With nothing to promote – and no producer unpacking the obligatory conversation points – guest interviews became more organic and revealing.

“For me, it was a little difficult to give up all this [control]”” Tonight’s “Connell says, recalling waiting for a link to Fallon’s first Zoom interview with Lin-Manuel Miranda when the show returned after closing in March 2020.” I started watching it and I was like, oh, this is what the show is going to be, we’re flying on the wall and we’re just stumbling on this [conversation] between two friends and they just relate and talk about what’s going on. ”

The plague of unavoidable technical difficulties also became a source of comedy, as when Taraji P. Henson’s screen froze as she demonstrated her meditation ball technique for Fallon with a pair of blue balls. “The only thing you quickly realize is that just because you’re a celebrity does not mean you have good Wi-Fi,” Connell adds.

When “Full Frontal” returned to the air at the start of the pandemic, the bottling in Bee’s backyard in upstate New York meant struggling with the elements. There were many hot summer days that required a sound filter to muffle the chorus of drumming cicadas. And when a sudden snowstorm covered the ground during the show’s first episode back after the pandemic-forced break in March 2020, the irregular weather was used for comic effect.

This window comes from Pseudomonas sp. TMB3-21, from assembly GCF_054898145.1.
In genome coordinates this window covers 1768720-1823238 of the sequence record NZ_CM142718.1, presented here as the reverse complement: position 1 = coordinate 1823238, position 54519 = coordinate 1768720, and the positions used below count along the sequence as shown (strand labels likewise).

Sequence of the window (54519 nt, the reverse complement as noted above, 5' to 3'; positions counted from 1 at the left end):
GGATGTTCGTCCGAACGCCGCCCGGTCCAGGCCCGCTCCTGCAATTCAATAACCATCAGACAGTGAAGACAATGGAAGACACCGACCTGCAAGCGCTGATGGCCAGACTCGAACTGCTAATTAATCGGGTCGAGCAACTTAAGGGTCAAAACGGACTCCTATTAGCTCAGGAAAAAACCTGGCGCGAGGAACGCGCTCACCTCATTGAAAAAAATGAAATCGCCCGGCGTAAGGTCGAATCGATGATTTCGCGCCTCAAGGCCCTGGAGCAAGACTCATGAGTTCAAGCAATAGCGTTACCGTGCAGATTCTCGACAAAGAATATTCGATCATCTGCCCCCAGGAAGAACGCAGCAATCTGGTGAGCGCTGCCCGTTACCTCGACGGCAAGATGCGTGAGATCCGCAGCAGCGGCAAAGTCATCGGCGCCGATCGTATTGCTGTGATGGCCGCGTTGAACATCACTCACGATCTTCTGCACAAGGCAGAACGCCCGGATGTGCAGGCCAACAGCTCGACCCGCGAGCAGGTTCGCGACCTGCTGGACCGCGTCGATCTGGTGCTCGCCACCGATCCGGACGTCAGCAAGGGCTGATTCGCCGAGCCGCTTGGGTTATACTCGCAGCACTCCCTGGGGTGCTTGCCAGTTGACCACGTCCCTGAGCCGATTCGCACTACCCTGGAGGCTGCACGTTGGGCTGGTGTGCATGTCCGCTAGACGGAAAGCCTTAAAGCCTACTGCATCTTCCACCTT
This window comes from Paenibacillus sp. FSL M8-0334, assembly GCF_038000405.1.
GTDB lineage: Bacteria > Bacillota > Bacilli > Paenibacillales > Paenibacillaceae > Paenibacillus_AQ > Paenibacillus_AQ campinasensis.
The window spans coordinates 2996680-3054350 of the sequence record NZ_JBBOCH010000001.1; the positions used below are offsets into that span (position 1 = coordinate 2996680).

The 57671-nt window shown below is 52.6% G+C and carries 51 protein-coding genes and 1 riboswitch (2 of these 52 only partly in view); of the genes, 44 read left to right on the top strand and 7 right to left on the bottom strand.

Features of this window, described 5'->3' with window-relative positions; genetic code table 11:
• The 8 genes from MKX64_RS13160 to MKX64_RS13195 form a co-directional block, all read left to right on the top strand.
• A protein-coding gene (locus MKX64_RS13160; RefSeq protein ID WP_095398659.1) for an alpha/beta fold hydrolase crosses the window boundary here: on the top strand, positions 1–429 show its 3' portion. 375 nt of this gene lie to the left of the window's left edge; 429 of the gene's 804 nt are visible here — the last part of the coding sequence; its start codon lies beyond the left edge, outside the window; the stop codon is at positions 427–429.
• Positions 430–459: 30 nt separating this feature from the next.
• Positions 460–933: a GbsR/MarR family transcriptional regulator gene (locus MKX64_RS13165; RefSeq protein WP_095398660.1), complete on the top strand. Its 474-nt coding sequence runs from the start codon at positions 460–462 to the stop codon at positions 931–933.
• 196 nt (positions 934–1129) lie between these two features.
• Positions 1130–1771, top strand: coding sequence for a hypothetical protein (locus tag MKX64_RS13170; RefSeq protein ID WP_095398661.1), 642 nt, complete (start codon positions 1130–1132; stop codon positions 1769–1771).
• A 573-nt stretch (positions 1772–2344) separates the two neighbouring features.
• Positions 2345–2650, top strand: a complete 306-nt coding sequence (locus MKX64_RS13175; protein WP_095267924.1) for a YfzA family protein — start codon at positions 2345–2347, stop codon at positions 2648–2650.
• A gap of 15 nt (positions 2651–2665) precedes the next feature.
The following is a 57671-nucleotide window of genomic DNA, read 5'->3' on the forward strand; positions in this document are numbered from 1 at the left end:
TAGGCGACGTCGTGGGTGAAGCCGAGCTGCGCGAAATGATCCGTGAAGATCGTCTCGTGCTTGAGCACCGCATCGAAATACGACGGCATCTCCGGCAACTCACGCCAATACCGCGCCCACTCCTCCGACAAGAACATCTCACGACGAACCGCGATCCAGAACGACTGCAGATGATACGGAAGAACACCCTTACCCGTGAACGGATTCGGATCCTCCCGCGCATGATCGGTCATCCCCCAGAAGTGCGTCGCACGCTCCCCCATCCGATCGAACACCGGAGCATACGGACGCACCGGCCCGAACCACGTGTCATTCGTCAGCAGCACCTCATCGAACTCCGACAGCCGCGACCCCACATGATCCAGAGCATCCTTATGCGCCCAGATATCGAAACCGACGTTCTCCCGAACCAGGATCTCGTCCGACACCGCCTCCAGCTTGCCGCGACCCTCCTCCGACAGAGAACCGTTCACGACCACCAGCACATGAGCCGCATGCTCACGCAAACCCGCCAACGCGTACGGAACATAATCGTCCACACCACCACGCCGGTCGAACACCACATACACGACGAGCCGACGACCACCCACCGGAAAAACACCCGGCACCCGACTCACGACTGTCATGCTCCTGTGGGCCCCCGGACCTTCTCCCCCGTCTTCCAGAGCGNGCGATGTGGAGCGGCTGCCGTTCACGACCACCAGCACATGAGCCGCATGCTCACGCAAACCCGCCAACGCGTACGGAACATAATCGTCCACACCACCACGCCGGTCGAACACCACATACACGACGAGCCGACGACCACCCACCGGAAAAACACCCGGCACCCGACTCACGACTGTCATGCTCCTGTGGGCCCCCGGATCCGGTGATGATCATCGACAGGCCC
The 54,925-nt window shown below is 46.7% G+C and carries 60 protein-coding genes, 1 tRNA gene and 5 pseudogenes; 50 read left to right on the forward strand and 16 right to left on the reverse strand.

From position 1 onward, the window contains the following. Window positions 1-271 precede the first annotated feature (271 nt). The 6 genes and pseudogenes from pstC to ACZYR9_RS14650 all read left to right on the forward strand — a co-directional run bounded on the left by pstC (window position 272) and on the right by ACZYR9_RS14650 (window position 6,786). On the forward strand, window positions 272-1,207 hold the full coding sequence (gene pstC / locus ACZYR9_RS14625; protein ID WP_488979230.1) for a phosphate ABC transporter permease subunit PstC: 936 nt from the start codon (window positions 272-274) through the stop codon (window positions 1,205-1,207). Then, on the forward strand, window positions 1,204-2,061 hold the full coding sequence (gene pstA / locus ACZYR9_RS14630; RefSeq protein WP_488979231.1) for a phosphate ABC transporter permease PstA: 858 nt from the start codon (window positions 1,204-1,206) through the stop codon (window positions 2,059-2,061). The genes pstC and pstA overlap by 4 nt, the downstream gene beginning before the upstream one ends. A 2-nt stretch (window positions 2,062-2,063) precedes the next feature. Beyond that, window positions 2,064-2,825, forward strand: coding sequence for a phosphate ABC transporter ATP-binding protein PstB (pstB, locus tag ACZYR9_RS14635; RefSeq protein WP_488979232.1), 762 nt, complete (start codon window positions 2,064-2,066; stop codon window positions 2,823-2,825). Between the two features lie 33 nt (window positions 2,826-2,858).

Several shows – including “Full Frontal”, “Desus & Mero”, “The Daily Show” and “Late Night With Seth Meyers” – have not yet brought back study audiences, but when and how to do so is an ongoing conversation late at night . Many hosts have admitted that they prefer to do their shows without an audience. “I have to be honest, it’s been kind of exciting to do a show without an audience,” Meyers recently told Conan O’Brien on the latter podcast. Doing interviews deprived of the imperative to include a bit that might elicit a soluble laugh from the studio, Meyers said, is “much more compelling at this stage of my life.”

For “Desus & Mero,” whose partnership was carried by the more intimate podcast medium, the studio audience was always small and so less a factor in the space. The duo returned June 20 (with guest Lil Nas X) to the Midtown Manhattan studio, they moved in a few weeks before the pandemic sent the hosts to their respective homes. On September 4, they will hold a live show at the MGM Grand in Las Vegas.